When a person is arrested for a crime and might spend years in jail if convicted, it is time to hire top-quality legal help. Defense lawyers do everything they can to either get the accused judged innocent of the crime or seek a plea deal that minimizes time spent in jail or other punishments. But, what if there is a possibility of your crime being tried as a hate crime? This designation can add years to a prison sentence if proven by prosecutors in court. Defense lawyers know that hate crimes are difficult to prosecute and they know how to defend the accused.

What is the Definition of a Hate Crime?

Defending against all criminal accusations is the job of criminal defense lawyers. They will prepare a defense case for all crimes including hate crimes. When a person is facing the potential of a long prison sentence, they should not settle for an inexperienced lawyer. This is the time to get the best defense lawyers possible and let them battle your case in court. They should be able to get you the best result possible. The law office will assign an experienced team to investigate all the ins and outs of your case, interview you as many times as needed, and research the laws to find ways to help you.

If the prosecution is accusing you of a hate crime, they must prove your crime meets the legal definition. A hate crime can also be called a bias-motivated crime and is defined as a prejudice-motivated criminal act that occurs as a perpetrator targets their victim because they perceive them as being a part of a particular social group or racial group. This victim’s identity as a certain race, religion, color, sexual orientation, or nationality must be a factor in the accused’s motivation for the crime.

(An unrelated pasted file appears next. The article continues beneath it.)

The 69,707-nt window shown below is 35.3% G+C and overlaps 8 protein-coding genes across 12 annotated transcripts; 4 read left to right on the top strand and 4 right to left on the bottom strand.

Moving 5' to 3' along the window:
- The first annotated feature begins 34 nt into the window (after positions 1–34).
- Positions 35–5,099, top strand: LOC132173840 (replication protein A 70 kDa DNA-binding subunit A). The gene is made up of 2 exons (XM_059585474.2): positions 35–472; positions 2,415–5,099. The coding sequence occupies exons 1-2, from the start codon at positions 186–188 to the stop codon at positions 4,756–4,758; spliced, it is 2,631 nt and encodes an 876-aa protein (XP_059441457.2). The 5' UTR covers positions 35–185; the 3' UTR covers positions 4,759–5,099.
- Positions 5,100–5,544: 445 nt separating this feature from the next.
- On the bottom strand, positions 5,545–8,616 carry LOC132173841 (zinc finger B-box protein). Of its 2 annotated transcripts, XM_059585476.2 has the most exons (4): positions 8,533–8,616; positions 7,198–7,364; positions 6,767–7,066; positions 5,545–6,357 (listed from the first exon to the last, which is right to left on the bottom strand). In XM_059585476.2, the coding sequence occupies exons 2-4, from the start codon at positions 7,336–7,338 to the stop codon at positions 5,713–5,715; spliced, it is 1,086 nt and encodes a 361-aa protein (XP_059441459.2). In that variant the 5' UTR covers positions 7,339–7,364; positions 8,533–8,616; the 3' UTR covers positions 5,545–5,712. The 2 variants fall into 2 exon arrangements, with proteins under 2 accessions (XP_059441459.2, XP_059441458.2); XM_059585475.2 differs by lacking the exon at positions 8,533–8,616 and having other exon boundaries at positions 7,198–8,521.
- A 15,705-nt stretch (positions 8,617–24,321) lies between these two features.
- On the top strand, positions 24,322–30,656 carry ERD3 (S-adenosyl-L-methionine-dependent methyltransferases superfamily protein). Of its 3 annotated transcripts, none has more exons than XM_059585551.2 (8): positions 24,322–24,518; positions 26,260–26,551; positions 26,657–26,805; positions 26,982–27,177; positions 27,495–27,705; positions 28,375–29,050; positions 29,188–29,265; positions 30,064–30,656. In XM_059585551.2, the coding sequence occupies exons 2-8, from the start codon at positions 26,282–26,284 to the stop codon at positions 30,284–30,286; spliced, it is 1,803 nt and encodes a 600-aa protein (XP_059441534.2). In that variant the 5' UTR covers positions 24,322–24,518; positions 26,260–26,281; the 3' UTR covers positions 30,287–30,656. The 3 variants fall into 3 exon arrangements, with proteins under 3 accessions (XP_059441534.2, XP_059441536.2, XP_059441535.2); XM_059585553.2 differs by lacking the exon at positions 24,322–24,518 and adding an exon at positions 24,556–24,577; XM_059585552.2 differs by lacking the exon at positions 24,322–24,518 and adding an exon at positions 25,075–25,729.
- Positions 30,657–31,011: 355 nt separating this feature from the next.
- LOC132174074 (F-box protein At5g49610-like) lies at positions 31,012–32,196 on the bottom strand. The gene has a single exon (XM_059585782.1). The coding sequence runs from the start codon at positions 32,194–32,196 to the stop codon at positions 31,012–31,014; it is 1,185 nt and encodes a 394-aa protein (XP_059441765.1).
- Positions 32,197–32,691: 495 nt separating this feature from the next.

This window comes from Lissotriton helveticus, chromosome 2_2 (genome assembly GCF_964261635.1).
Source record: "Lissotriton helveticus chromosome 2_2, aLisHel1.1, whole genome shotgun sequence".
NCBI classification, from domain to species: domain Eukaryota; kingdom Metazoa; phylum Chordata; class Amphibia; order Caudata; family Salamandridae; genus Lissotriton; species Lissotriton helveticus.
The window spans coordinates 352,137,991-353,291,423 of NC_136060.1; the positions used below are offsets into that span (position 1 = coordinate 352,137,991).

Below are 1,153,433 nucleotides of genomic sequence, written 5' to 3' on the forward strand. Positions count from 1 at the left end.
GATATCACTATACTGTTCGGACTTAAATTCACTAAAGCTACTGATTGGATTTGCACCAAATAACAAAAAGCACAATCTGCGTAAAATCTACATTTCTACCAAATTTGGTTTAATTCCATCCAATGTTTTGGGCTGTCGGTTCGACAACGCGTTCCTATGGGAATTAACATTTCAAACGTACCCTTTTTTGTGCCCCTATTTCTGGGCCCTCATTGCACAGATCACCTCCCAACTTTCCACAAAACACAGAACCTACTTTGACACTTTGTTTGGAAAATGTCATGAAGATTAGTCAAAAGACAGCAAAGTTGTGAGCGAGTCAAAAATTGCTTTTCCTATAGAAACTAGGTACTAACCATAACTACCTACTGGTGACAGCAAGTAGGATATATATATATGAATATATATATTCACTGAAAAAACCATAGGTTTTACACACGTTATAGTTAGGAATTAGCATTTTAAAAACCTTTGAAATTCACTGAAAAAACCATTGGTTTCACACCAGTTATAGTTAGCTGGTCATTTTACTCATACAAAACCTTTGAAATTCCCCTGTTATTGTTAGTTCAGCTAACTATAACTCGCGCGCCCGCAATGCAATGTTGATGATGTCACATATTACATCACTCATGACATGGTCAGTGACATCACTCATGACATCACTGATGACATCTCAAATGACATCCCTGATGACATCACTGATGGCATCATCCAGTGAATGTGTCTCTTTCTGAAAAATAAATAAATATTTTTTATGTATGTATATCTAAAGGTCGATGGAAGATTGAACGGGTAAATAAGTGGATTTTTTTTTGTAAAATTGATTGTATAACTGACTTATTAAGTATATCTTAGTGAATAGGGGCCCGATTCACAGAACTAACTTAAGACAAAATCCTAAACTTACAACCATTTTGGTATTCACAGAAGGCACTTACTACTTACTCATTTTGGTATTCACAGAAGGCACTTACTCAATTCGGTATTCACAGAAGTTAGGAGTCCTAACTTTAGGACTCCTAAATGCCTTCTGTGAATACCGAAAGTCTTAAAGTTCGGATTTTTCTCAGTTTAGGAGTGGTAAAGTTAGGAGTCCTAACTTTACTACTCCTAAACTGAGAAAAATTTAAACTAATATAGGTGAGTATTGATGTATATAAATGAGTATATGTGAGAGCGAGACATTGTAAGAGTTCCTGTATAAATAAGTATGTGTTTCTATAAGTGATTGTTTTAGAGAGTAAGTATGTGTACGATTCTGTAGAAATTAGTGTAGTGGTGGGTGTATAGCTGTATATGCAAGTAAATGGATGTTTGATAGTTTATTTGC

3 Obstacles for Prosecuting Hate Crime

The prosecution has a hard time proving a hate crime occurred rather than just the base crime. They not only must prove the defendant committed the crime but that the defendant committed that crime for a specific motivation such as hate of the person’s color or religion. There are three obstacles to hate crime conviction:

1. The crime must meet the court’s definition of a hate crime. The hate crime definitions in state laws differ from state to state.

2. Prosecution must prove not only that the defendant committed the crime but that the crime was “hate” motivated. Proving a person’s state of mind at the time of a crime is difficult.

3. The prosecution might be required to prove the defendant has a history of hate speech or crimes. There must be a history of bias toward the group the victim belongs to.

A defense team will do the research and make a case that will counter each piece of evidence the prosecution presents and present a reasonable doubt in the juror’s minds. There are always two sides to every story and the defense lawyers will present the side of the story that helps the decedent look innocent.

The defense often involves looking for witnesses for the defense. This includes people who may give the defender character references, an alibi, or other helpful testimony in the defendant’s favor. They will cross-examine all of the prosecution’s witnesses and present arguments for the defense that are compelling for the defendant’s innocence. The defense lawyers do their best in every case to get their clients the best outcome possible.


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